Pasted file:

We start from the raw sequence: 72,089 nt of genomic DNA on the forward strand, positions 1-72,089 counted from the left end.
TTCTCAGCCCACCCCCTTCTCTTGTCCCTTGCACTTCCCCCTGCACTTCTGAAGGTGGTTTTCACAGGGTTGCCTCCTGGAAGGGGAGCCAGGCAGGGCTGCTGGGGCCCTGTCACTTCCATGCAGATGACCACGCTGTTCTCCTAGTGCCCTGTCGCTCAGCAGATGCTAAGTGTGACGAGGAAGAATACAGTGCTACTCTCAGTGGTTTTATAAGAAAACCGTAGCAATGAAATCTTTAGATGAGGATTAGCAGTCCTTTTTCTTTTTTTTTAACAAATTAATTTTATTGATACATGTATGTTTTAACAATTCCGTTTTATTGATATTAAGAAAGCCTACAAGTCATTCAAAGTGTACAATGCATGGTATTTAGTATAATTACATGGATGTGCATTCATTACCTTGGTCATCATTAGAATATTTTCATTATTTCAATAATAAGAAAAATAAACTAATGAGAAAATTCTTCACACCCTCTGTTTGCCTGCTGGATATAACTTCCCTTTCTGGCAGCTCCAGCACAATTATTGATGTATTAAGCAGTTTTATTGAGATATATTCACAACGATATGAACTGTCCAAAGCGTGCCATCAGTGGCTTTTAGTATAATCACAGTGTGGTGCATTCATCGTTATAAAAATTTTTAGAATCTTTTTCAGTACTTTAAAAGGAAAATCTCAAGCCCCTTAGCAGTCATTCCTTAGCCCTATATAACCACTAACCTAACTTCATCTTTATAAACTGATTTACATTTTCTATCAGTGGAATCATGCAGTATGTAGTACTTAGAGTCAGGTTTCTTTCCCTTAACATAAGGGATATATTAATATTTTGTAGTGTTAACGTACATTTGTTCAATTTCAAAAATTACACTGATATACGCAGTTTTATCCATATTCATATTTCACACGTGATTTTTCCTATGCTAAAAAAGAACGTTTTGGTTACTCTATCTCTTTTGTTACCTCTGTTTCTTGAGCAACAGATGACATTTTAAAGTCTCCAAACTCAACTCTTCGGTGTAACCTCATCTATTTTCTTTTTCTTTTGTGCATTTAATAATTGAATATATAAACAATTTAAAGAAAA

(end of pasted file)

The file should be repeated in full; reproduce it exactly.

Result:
We start from the raw sequence: 72,089 nt of genomic DNA on the forward strand, positions 1-72,089 counted from the left end.
TTCTCAGCCCACCCCCTTCTCTTGTCCCTTGCACTTCCCCCTGCACTTCTGAAGGTGGTTTTCACAGGGTTGCCTCCTGGAAGGGGAGCCAGGCAGGGCTGCTGGGGCCCTGTCACTTCCATGCAGATGACCACGCTGTTCTCCTAGTGCCCTGTCGCTCAGCAGATGCTAAGTGTGACGAGGAAGAATACAGTGCTACTCTCAGTGGTTTTATAAGAAAACCGTAGCAATGAAATCTTTAGATGAGGATTAGCAGTCCTTTTTCTTTTTTTTTAACAAATTAATTTTATTGATACATGTATGTTTTAACAATTCCGTTTTATTGATATTAAGAAAGCCTACAAGTCATTCAAAGTGTACAATGCATGGTATTTAGTATAATTACATGGATGTGCATTCATTACCTTGGTCATCATTAGAATATTTTCATTATTTCAATAATAAGAAAAATAAACTAATGAGAAAATTCTTCACACCCTCTGTTTGCCTGCTGGATATAACTTCCCTTTCTGGCAGCTCCAGCACAATTATTGATGTATTAAGCAGTTTTATTGAGATATATTCACAACGATATGAACTGTCCAAAGCGTGCCATCAGTGGCTTTTAGTATAATCACAGTGTGGTGCATTCATCGTTATAAAAATTTTTAGAATCTTTTTCAGTACTTTAAAAGGAAAATCTCAAGCCCCTTAGCAGTCATTCCTTAGCCCTATATAACCACTAACCTAACTTCATCTTTATAAACTGATTTACATTTTCTATCAGTGGAATCATGCAGTATGTAGTACTTAGAGTCAGGTTTCTTTCCCTTAACATAAGGGATATATTAATATTTTGTAGTGTTAACGTACATTTGTTCAATTTCAAAAATTACACTGATATACGCAGTTTTATCCATATTCATATTTCACACGTGATTTTTCCTATGCTAAAAAAGAACGTTTTGGTTACTCTATCTCTTTTGTTACCTCTGTTTCTTGAGCAACAGATGACATTTTAAAGTCTCCAAACTCAACTCTTCGGTGTAACCTCATCTATTTTCTTTTTCTTTTGTGCATTTAATAATTGAATATATAAACAATTTAAAGAAAA